The Urge to Fix

Sarah Richards
April 2, 2017

The Urge to Fix

I dug and dug
Deeper into the earth

Looking for blue heaven
Choking always

On piles of dust rising

Then once
At midnight
I slipped

And fell into the sky

I’ve been meditating on this poem, “Falling into the Sky”[i] this week. It captures, for me, a truth about transformation—it can’t be forced. Which is deeply frustrating for me, and those like me who like to identify a problem and fix it: voila! Transformation from flawed to perfection. This may work with inanimate objects, when one is a skilled craftsperson, but what about when we’re talking about transformation of a person, an institution, a human system? Have any of you identified a problem in a person you love very much, and because you love them very much, you set to “helping” them fix it? Or have you been the person who was being “helped”? How did that work out? We might know better from experience, but the urge to fix is so very strong—I know I’ve mentioned before one of the ground rules of Peer Discernment Groups, where people are trained to listen, and ask open, honest questions to the one who is discerning:

“No fixing, saving, advising or correcting each other. This is one of the hardest guidelines for those of us in the “helping professions.” And it is vital to welcoming the soul, to making space for the inner teacher.[ii]

This making space—resisting the urge to fix is difficult. And at least in my experience, it’s very difficult even you’re trying to fix yourself, the one person you can control. Although I have lots of more recent examples, here’s a story from my previous life in academia. Years ago, after finishing my field research, after months of trying, I found myself unable to make myself write up all my notes into a dissertation. So I went to a therapist to help me with time management. If she could tell me how to stop procrastinating and use my time efficiently, voila! I’d be done in no time. You know I was genuinely surprised to discover—very gradually—that it wasn’t as simple as a time management issue. I needed to stop digging at that particular hole, make some space and examine more carefully the heaven I was seeking.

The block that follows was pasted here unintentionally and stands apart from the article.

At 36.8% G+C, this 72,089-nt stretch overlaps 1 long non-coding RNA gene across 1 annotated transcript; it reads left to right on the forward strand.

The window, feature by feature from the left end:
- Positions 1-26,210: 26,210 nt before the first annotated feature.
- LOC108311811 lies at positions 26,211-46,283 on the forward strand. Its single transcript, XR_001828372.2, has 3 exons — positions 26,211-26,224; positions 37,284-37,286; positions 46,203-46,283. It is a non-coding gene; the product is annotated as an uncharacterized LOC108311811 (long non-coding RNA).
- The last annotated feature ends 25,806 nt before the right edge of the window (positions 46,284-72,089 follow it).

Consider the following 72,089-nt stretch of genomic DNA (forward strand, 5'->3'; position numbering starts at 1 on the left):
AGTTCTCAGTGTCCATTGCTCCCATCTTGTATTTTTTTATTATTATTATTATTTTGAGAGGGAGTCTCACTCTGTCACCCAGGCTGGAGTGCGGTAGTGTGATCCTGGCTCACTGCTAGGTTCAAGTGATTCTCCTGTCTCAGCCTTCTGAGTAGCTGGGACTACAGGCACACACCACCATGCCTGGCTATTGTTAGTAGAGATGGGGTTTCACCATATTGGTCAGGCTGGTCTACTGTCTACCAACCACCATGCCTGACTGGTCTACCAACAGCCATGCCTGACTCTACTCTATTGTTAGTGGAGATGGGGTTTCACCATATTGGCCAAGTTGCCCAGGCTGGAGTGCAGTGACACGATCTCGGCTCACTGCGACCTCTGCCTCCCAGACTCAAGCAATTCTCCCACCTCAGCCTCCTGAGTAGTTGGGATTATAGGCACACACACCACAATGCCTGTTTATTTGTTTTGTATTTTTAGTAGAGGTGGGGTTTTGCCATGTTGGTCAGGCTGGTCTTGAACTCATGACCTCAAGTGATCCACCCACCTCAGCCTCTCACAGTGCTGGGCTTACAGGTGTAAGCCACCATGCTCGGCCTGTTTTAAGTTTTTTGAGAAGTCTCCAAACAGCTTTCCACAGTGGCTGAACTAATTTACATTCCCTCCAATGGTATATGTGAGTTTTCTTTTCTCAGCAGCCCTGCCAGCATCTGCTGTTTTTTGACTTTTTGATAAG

So then, is transformation, especially personal transformation, just a matter of chance, of slipping and falling into the sky? To the contrary, I would argue that transformation of the self, or soul, takes attention, intention, patience, and effort… it also takes creativity and imagination. Did anyone else get the chance to visit the Justice Fleet Mobile Museum at SIU last week? This was an extraordinary interactive public art project focused on Forgiveness. The brainchild of Dr. Amber Johnson at St. Louis University, this is one of four planned museums on wheels that, to quote their website:

venture into various neighborhoods to engage community members in discussions about implicit and explicit bias, social justice, and communal healing through intergroup dialogueplay, and art activism. The first truck in production [which debuted on campus]… engages community members in a dialogue about radical forgiveness—the profound notion that we don’t have to live with fear, pain, hostility, or injustice because we have control over the way we perceive, understand, and act. Radical forgiveness is a fluid and deliberate process that allows us to heal the wounds from injustice.[iii]

Museum visitors were invited to read, ponder and discuss signs about Radical Forgiveness: offering forgiveness for both selfless (creates empathy) and selfish reasons (frees us from debilitating hatred, and burdens of the past); common misperceptions of forgiveness (like “Forgiving Doesn’t Absolve. Forgiveness does not mean letting yourself or someone else off the hook. For every action, there are consequences.;”; and the steps of forgiveness: understand, feel, heal, recall, let go.[iv] The final part of the museum visit was to make art in response to the experience, art that will be arranged together like a patchwork quilt or mosaic. While I was there, I listened to students talk about forgiving others, and the resistance to forgiving others. I looked at all the small paintings with myriad messages, and I remembered a sermon the minister of my home church gave once about the most important five words we can say: “I’m sorry, please forgive me.” When have you asked for forgiveness? When has someone asked you to forgive? How have the experiences transformed you, and your relationships?